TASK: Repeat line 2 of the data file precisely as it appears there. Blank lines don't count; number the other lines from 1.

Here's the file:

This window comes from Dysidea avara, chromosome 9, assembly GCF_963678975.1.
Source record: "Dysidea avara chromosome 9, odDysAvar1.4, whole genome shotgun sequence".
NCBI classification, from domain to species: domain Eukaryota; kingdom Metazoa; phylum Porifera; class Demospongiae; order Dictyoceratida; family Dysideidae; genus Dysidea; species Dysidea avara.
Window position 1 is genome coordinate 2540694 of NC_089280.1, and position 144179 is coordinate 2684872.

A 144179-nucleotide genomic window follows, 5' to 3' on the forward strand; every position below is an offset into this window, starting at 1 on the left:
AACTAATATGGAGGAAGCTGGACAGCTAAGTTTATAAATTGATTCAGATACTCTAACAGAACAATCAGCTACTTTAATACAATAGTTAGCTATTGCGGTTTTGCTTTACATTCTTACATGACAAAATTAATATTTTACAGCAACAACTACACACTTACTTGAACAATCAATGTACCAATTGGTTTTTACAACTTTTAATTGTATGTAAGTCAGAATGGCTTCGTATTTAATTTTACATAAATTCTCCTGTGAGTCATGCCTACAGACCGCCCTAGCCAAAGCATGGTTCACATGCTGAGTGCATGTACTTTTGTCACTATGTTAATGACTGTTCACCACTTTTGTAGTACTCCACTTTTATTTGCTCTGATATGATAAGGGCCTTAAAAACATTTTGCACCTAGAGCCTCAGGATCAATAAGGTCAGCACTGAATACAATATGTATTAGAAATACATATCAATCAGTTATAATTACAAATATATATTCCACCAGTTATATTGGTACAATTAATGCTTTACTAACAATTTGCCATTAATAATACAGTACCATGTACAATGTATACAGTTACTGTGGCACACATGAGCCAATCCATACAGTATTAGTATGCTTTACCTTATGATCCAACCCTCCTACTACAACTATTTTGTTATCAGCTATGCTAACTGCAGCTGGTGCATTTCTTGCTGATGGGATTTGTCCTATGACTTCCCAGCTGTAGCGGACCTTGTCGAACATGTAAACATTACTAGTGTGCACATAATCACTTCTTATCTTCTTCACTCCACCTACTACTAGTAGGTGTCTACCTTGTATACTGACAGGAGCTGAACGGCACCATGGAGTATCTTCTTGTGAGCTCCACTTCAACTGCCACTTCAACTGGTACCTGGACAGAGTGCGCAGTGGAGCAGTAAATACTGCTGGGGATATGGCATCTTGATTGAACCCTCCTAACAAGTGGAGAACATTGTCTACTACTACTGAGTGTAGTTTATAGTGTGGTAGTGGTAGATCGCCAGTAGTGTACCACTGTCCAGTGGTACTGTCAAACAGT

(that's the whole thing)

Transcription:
Source record: "Dysidea avara chromosome 9, odDysAvar1.4, whole genome shotgun sequence".